July 5, 2024

From Car to Capitol: Wednesday Pope Champions Foster Care Reform

From Car to Capitol: Wednesday Pope Champions Foster Care Reform

John Burton Advocates for Youth (JBAY) Youth Advocate Wednesday Pope lived in her car for a full year while she was in foster care because her foster care payment was not adequate to pay rent. She considered her car her “saving grace” because without it she would have had to live in much less safe settings. 

Thanks to Wednesday, and a statewide coalition led by JBAY, a car is no longer going to be a suitable living setting for a foster youth. Earlier this month, Governor Gavin Newsom signed the California State Budget, which increases the foster care rate for youth placed in the same foster care placement where Wednesday lived: a Supervised Independent Living Placement. Instead of receiving just $1,206 per month as they do in 2024, young people in this specific foster care placement will receive $2,288, or $27,456 per year starting in 2027.

This victory meant a lot to Wednesday, “As a foster youth who was homeless, it was gratifying knowing that I can prevent the same trauma that I experienced This is such an amazing win. We have helped so many youth.”

JBAY has been working to increase housing affordability for foster youth placed in a SILP for two years. JBAY’s original proposal, adopted in last year’s budget, was a supplemental payment based on the cost of housing in the county where the youth lives. The approach in the current budget is slightly different but will get the job done, according to JBAY Executive Director Amy Lemley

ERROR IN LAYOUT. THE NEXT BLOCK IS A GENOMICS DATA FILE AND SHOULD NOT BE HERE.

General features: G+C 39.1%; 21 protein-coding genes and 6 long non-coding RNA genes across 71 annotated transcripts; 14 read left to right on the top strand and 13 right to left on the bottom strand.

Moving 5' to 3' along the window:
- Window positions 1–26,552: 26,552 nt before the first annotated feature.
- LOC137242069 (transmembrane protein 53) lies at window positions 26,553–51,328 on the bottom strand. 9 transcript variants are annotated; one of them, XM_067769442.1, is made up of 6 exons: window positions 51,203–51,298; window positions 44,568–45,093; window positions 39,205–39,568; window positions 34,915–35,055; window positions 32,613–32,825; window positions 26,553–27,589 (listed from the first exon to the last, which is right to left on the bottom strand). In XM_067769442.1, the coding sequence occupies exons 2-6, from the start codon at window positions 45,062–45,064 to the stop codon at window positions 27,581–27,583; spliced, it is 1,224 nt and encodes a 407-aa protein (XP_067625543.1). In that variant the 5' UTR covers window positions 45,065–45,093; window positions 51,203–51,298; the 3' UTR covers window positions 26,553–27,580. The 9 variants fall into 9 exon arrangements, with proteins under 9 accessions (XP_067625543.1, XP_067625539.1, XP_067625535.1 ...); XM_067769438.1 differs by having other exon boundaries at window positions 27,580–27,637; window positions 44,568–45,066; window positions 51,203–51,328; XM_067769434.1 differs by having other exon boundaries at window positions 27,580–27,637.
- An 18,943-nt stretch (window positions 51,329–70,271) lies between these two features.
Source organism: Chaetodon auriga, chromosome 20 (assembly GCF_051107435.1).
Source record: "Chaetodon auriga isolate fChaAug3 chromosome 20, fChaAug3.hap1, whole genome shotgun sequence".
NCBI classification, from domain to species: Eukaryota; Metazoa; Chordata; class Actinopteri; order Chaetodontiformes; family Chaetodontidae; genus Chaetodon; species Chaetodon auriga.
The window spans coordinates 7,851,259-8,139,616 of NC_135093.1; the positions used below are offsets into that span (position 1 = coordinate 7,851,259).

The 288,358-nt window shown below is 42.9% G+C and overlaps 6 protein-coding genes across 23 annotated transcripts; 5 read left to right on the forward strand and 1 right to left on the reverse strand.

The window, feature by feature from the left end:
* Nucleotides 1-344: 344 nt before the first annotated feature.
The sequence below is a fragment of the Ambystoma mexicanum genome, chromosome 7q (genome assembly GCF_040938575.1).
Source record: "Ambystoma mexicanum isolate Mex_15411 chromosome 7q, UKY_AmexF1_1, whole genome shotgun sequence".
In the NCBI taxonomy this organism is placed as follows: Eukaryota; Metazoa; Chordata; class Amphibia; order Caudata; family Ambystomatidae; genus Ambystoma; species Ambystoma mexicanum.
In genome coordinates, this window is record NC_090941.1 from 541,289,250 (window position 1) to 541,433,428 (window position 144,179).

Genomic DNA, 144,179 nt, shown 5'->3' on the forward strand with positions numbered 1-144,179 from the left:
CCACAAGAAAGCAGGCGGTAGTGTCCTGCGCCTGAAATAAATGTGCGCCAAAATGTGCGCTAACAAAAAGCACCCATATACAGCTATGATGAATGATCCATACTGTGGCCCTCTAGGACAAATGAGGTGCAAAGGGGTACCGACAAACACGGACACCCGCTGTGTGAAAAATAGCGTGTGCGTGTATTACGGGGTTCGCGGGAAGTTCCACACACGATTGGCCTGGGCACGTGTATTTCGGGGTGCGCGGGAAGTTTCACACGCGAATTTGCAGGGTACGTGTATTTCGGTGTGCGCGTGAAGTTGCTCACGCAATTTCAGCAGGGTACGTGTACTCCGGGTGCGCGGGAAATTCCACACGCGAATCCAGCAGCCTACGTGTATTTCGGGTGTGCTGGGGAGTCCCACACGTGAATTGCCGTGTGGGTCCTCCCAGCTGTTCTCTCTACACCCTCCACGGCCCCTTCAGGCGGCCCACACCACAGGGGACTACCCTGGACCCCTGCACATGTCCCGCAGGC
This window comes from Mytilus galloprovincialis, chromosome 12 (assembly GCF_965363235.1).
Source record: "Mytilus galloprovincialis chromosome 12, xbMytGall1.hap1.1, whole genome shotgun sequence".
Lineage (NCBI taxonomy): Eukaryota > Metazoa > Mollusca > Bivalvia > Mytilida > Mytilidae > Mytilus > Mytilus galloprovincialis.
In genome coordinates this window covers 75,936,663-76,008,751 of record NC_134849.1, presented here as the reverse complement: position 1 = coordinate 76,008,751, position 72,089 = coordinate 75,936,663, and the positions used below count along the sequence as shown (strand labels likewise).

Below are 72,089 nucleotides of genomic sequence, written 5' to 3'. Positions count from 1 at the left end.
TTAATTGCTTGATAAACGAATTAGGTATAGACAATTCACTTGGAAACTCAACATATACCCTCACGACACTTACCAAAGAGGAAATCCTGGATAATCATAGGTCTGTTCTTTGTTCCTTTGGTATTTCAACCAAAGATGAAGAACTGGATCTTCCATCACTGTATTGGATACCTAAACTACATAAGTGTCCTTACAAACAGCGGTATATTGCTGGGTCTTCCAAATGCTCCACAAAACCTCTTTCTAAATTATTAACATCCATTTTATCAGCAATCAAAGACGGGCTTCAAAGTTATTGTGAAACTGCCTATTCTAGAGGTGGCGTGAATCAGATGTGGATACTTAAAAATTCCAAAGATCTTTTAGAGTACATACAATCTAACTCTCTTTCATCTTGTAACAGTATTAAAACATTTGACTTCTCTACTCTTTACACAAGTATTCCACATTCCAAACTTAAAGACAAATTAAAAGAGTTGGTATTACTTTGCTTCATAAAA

“We are delighted that the over 3,000 foster youth placed in a SILP will have the financial resources to secure and maintain housing. As a state, we can be proud that we are no longer just waiting for the housing crisis to pass but rather developing practical housing solutions for foster youth.” 

For Wednesday, this policy change is part of California honoring its commitment to foster youth, “We simply cannot continue to offer the promise of foster care to provide safety, and then inadequately fund that promise. It’s not reasonable to say that the average 18-year-old can navigate California’s economy, especially when you’re saying this to a person who has already experienced significant trauma, or in my case, had already experienced homelessness with my family before being placed in foster care.”

Thanks to this policy change, youth in foster care today can rest a little easier. “There are kids who are in foster care right now that are looking at the financial situation when they turn 18 and they know how grim it is. Looking forward, they’re going to be able to say, it’s going to be okay.”

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